Saturday, May 9, 2009

Adverbs and Other Descriptors, Part 1

Below is a re-post of a blog entry originally published July 13, 2007. It returned to mind after a recent conversation with a fellow writer as we discussed revisions of our own work, and our frustrations with newer writers who say they want our help but then act defensive, and refuse to heed the very advice they solicited. Then there are writers, new and experienced, who are so bound by rules that they miss the story. Therefore, I present an almost-defense of reviled words.

I adore adverbs; they are the only qualifications I really much respect
-Henry James

I quit using adjectives and adverbs as if sheer numbers would make a difference
-Terry Brooks

The road to hell is paved with adverbs
. -Stephen King

I am dead to adverbs; they cannot excite me. To misplace an adverb is a thing which I am able to do with frozen indifference; it can never give me a pang. ... There are subtleties which I cannot master at all,--they confuse me, they mean absolutely nothing to me,--and this adverb plague is one of them. ... Yes, there are things which we cannot learn, and there is no use in fretting about it. I cannot learn adverbs; and what is more I won't
-Mark Twain, "Reply to a Boston Girl," Atlantic Monthly, June 1880

Ah, the adverb. Even when it's being reviled, it's still in use. The adverb, like the adjective, is a word used to describe something else; an adverb usually describes a verb, though an adverb can sometimes occupy the place of an adjective, and does not always end in -ly. In this case, "usually" is the adverb, and "describes" is the verb.

We use adverbs, adjectives, and gerunds (-ing words) all the time in our everyday speech. Why, then, are they anathema in modern writing? And should we toss them out altogether?

Sometimes, those adverbs and adjectives are just what we need. Sometimes, we need to seek just the right descriptor in order to make an action or a feature distinct. After all, if a reader does not know how an old cowboy walks to the corral, we present only flat action when we write, "The old cowboy walked to the corral."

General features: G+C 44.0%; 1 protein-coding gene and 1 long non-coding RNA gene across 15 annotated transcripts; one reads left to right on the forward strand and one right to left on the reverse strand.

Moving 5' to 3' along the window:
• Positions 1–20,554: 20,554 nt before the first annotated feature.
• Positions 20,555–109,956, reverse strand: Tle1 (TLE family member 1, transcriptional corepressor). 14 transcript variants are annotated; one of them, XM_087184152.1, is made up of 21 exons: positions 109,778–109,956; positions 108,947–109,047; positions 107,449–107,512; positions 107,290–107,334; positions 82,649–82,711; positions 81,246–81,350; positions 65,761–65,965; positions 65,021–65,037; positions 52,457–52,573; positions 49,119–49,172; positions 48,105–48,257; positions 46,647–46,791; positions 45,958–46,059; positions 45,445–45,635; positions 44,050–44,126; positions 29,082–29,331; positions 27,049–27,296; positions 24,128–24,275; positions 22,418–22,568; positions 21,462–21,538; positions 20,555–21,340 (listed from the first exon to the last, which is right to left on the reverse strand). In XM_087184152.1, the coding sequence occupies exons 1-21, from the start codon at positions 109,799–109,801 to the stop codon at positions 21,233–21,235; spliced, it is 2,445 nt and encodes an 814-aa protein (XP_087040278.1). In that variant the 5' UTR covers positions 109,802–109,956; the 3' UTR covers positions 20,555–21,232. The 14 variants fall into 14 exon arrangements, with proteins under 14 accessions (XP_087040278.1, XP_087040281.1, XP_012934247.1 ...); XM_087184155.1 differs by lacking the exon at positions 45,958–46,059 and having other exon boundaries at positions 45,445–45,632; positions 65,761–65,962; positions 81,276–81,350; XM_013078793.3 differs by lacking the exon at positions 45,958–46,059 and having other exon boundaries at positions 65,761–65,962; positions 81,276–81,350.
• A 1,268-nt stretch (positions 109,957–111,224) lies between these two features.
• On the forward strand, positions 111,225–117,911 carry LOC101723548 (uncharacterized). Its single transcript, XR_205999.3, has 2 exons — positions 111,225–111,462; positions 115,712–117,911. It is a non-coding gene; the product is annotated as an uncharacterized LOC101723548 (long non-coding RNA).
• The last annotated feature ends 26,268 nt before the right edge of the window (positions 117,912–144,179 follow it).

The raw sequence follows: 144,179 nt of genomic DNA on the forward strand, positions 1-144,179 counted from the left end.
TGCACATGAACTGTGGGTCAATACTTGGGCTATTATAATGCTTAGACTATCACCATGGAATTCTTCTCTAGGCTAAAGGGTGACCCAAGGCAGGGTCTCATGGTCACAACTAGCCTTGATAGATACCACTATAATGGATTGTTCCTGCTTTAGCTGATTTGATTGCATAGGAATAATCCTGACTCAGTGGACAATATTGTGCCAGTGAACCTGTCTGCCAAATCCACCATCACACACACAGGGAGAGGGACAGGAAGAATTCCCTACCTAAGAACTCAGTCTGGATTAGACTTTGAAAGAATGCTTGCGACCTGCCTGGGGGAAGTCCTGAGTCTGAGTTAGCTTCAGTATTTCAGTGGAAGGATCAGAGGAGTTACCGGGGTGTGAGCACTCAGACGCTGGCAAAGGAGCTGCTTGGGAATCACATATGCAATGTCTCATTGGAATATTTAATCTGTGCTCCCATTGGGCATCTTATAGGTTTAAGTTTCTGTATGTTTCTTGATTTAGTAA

However, if we describe how he walks, we make the scene come alive: "Legs as bowed as the twin lines guarding his smile, he hobbled down from the porch and crossed the hard-packed yard with tilting steps, each one placed with care, the outer edges of his soles worn flat from years of walking as if he still gripped the barrel of a horse between his knees."

Yeah, okay, so that sentence isn't exactly crisp, but does it need to be? Can you see this man walking to the corral? Could the same effect be achieved without any description?

Leave out all the adverbs, adjectives, and gerunds, and what do you have? "He hobbled from the porch and crossed the yard." That may be all you want, all you need to say. If so, more power to ya. After all, sometimes brief action is the only transition required; and, if you've shown the reader once how this character walked, having him hobble may be the only thing necessary to move the story along.

In English we must use adjectives to distinguish the different kinds of love for which the ancients had distinct names. -Mortimer Adler.

- to be continued -


Alexander Field said...

Yeah the whole problem with Adverbs has always baffled me too. Stephen King downright hates them and somehow, over the years, I've gotten used to plucking out the adverbs that sound overly dramatic or unnecessary. But you can't help but use them, why not embrace them? Give your adverbs a hug today.

Keanan Brand said...

Alex - (laughing) Yeah, we writers gotta stick up for the words!

(Just as long as there are no children's choirs in the background singing something like "We Are the WORD" or something equally melodramatic.)